Because of the stress the pandemic has placed on our nation’s healthcare system, healthcare providers have collectively recognized an urgent need for new workplace violence prevention guidelines.

Why is Healthcare a High-Risk Profession for Workplace Violence?

Though the COVID-19 pandemic certainly appears to have escalated the frequency of violent attacks against medical professionals, violence against healthcare workers was increasing in the years before the pandemic. The rate of injuries resulting from physical attacks against healthcare professionals rose 63% between 2011 and 2018. 

What makes healthcare so susceptible to workplace violence?

The healthcare facility is a unique setting influenced by various internal and external considerations. From demanding workloads to societal and economic uncertainties to excessive work pressures, workplace conditions in healthcare seem to form the perfect storm for potentially violent situations to arise. A variety of factors combine to increase the likelihood of workplace violence in healthcare, including:

  • Treating or working with people who have a history of violence
  • Working in locations with high rates of crime
  • Inadequate environmental design, such as blocked escape routes or poor lighting
  • Understaffing, especially during visiting hours and meal times
  • High employee turnover
  • Long wait times and overcrowded waiting areas
  • Lack of a workplace violence safety plan and/or staff emergency training
  • Poor security measures

Not all healthcare workers are treated equally when it comes to workplace violence incidents. 

In April 2022, 48% of nurses reported an increase in workplace violence at their healthcare location, up 119% from March 2021. What’s more, 69% reported that staffing and “floating” reassignments have worsened over the past year—a clear indicator of an increase in workplace violence. A recent study found that psychiatric professionals experience the highest rates of workplace violence of any other healthcare discipline.

Working outside the traditional hospital setting poses a distinctive threat to medical professionals, due to their working alone in an uncontrollable work environment. 61% of home healthcare and geriatric care workers have experienced violent incidents in the workplace, ranging from verbal attacks to physical assaults.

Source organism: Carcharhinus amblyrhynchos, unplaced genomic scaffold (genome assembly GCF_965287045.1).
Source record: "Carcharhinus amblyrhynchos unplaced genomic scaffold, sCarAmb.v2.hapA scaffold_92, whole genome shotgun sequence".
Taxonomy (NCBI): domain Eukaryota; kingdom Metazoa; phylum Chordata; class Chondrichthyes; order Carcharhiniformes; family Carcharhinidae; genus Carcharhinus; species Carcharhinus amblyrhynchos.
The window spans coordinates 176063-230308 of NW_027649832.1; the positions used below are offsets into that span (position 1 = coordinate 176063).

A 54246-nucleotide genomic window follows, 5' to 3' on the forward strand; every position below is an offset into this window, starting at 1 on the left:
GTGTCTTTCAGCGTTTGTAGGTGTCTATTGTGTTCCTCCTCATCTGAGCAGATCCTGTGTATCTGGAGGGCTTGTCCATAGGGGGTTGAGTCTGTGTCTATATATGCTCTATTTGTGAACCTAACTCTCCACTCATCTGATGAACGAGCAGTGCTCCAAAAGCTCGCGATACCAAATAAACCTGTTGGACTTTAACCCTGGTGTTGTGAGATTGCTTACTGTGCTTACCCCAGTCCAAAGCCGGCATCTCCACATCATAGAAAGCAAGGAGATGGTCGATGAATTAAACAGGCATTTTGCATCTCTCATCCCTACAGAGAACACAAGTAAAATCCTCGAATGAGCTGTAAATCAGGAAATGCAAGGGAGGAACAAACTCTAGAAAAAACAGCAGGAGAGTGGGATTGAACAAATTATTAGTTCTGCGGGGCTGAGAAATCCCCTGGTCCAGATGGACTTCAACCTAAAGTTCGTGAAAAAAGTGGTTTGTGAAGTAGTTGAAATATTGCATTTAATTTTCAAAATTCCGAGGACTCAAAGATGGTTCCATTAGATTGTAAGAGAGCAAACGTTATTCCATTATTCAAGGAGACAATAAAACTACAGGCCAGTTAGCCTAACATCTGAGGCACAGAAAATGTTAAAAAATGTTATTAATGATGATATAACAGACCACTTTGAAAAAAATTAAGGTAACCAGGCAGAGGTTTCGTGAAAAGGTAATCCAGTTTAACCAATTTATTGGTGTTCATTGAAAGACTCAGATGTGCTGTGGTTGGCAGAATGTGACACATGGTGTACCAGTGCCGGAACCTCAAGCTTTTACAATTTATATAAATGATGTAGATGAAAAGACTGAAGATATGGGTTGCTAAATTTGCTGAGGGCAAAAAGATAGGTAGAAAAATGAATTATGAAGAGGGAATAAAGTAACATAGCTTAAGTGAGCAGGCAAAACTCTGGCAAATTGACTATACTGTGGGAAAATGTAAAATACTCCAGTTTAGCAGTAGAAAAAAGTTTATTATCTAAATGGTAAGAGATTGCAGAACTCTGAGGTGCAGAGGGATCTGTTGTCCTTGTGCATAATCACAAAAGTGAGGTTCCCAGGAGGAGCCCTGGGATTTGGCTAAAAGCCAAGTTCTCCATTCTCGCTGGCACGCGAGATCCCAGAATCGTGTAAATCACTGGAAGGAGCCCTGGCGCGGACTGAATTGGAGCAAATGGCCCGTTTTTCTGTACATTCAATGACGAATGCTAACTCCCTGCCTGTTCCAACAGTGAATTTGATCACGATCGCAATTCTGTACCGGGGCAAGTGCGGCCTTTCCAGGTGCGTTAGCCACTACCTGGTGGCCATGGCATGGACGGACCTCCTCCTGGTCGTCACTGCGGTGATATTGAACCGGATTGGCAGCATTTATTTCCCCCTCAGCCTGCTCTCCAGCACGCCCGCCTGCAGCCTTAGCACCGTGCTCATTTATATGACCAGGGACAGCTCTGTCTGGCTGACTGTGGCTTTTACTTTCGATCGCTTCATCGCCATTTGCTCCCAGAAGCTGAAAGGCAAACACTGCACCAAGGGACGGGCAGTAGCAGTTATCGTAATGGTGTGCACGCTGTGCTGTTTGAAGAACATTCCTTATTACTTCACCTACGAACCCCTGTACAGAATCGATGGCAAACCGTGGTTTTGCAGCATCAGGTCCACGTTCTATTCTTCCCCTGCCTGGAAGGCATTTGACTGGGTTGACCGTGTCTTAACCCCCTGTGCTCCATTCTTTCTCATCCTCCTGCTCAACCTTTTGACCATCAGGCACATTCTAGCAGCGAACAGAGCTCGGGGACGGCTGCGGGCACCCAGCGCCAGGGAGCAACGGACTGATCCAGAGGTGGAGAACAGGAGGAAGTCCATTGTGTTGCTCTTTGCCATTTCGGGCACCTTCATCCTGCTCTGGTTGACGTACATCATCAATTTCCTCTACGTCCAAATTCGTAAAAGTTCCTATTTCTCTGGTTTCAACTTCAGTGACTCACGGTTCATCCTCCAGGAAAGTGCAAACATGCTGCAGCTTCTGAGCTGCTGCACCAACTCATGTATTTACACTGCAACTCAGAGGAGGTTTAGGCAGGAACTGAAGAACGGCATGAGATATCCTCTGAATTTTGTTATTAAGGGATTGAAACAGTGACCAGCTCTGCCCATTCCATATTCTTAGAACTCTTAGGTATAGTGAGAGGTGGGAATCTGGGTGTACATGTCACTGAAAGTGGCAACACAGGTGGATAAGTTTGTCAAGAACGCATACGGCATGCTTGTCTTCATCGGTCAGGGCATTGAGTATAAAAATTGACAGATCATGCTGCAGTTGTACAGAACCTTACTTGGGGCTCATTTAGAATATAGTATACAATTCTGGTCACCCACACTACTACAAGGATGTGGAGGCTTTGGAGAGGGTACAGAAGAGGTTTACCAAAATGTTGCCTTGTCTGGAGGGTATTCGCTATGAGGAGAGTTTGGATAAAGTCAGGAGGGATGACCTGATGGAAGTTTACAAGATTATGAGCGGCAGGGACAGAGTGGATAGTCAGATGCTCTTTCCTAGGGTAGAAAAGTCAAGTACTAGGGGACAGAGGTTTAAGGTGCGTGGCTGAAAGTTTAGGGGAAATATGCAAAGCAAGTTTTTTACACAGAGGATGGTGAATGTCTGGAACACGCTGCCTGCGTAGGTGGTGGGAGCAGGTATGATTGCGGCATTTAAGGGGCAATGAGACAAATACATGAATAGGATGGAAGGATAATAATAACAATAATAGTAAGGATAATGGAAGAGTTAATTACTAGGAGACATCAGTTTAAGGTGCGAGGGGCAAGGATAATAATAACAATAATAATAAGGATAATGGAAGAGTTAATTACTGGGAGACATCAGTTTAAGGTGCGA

Emergency care workers also face an alarming amount of workplace violence. 70% of emergency nurses say they have been hit or kicked on the job. With 80% of emergency physicians confirming violence in their department harms patient care, the need for effective healthcare security and workplace violence safety plans has never been greater.

Legislative Action Toward Stronger Healthcare Security

Workplace violence safety plan

Workplace violence safety plan

Workplace violence against healthcare workers has become so prevalent that just last year, Congress took notice. In April 2021, the House of Representatives passed the Workplace Violence Prevention for Health Care and Social Service Workers Act, which directs the Secretary of Labor to “issue an interim final standard requiring employers in the health care and social service sectors to develop and implement a workplace violence prevention plan” in accordance with OSHA’s guidelines.

The guidelines, published by OSHA in 2016, were designed with the full spectrum of healthcare settings in mind. The guidelines feature five steps providers should take when creating a workplace violence prevention program or safety plan:

  • Management Commitment and Worker Participation
  • Worksite Analysis and Hazard Identification
  • Hazard Prevention and Control
  • Safety and Health Training
  • Recordkeeping and Program Evaluation

National Nurses United (NNU), the largest union of registered nurses in the country, strongly supports the proposed bill introduced in the Senate this past May.

As NNU President Jean Ross, RN explains, “Nurses across the country…are bearing the brunt of a broken health care system at a time when people’s frustration and stress are at their highest. Nurses report being punched, kicked, bitten, beaten, and threatened with violence as they provide care to others…We need the Workplace Violence Prevention for Health Care and Social Service Workers Act to help protect us on the job, so we can continue to care for you, your loved ones, and our communities.” 

Healthcare legislatures have also noticed the increase in hospital violence throughout the past decade. In June 2021, the Joint Commission issued new Workplace Violence Prevention Standards for hospitals to target workplace violence in healthcare. The new standards put forth by the Joint Commission require healthcare administrators to: